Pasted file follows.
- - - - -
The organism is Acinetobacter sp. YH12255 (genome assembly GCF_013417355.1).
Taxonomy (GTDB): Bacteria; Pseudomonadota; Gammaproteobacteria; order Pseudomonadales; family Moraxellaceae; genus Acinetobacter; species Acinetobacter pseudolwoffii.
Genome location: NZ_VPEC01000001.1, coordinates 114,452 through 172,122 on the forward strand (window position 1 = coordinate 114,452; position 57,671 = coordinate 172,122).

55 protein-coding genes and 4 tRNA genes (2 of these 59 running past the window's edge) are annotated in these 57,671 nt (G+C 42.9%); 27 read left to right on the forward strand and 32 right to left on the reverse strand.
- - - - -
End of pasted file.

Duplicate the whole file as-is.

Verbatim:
The organism is Acinetobacter sp. YH12255 (genome assembly GCF_013417355.1).
Taxonomy (GTDB): Bacteria; Pseudomonadota; Gammaproteobacteria; order Pseudomonadales; family Moraxellaceae; genus Acinetobacter; species Acinetobacter pseudolwoffii.
Genome location: NZ_VPEC01000001.1, coordinates 114,452 through 172,122 on the forward strand (window position 1 = coordinate 114,452; position 57,671 = coordinate 172,122).

55 protein-coding genes and 4 tRNA genes (2 of these 59 running past the window's edge) are annotated in these 57,671 nt (G+C 42.9%); 27 read left to right on the forward strand and 32 right to left on the reverse strand.